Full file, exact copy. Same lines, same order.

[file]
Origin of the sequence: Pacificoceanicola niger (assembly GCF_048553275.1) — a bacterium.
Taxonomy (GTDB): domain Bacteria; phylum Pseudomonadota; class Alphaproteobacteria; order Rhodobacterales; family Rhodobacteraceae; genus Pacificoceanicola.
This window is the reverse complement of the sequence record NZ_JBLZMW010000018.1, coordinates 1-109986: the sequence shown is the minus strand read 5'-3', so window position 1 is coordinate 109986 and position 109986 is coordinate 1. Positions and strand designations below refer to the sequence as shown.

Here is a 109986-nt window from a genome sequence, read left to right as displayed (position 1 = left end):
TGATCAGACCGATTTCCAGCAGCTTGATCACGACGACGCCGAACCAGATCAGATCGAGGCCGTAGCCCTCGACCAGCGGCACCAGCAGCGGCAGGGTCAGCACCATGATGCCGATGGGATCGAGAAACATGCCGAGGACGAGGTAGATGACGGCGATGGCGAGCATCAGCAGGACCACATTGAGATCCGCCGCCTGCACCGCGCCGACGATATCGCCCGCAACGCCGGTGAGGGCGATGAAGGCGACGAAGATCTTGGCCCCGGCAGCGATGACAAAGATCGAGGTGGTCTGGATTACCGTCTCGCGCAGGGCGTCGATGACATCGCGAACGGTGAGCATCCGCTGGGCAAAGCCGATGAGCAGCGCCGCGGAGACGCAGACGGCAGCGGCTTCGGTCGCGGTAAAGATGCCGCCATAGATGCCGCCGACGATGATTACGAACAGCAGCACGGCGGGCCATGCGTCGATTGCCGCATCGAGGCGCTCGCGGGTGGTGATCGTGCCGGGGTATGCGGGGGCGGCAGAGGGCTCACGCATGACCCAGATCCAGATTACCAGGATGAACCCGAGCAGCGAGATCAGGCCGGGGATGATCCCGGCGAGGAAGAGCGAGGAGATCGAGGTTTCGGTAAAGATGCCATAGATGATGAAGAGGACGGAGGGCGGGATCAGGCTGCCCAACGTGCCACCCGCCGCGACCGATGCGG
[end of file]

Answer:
Origin of the sequence: Pacificoceanicola niger (assembly GCF_048553275.1) — a bacterium.
Taxonomy (GTDB): domain Bacteria; phylum Pseudomonadota; class Alphaproteobacteria; order Rhodobacterales; family Rhodobacteraceae; genus Pacificoceanicola.
This window is the reverse complement of the sequence record NZ_JBLZMW010000018.1, coordinates 1-109986: the sequence shown is the minus strand read 5'-3', so window position 1 is coordinate 109986 and position 109986 is coordinate 1. Positions and strand designations below refer to the sequence as shown.

Here is a 109986-nt window from a genome sequence, read left to right as displayed (position 1 = left end):
TGATCAGACCGATTTCCAGCAGCTTGATCACGACGACGCCGAACCAGATCAGATCGAGGCCGTAGCCCTCGACCAGCGGCACCAGCAGCGGCAGGGTCAGCACCATGATGCCGATGGGATCGAGAAACATGCCGAGGACGAGGTAGATGACGGCGATGGCGAGCATCAGCAGGACCACATTGAGATCCGCCGCCTGCACCGCGCCGACGATATCGCCCGCAACGCCGGTGAGGGCGATGAAGGCGACGAAGATCTTGGCCCCGGCAGCGATGACAAAGATCGAGGTGGTCTGGATTACCGTCTCGCGCAGGGCGTCGATGACATCGCGAACGGTGAGCATCCGCTGGGCAAAGCCGATGAGCAGCGCCGCGGAGACGCAGACGGCAGCGGCTTCGGTCGCGGTAAAGATGCCGCCATAGATGCCGCCGACGATGATTACGAACAGCAGCACGGCGGGCCATGCGTCGATTGCCGCATCGAGGCGCTCGCGGGTGGTGATCGTGCCGGGGTATGCGGGGGCGGCAGAGGGCTCACGCATGACCCAGATCCAGATTACCAGGATGAACCCGAGCAGCGAGATCAGGCCGGGGATGATCCCGGCGAGGAAGAGCGAGGAGATCGAGGTTTCGGTAAAGATGCCATAGATGATGAAGAGGACGGAGGGCGGGATCAGGCTGCCCAACGTGCCACCCGCCGCGACCGATGCGG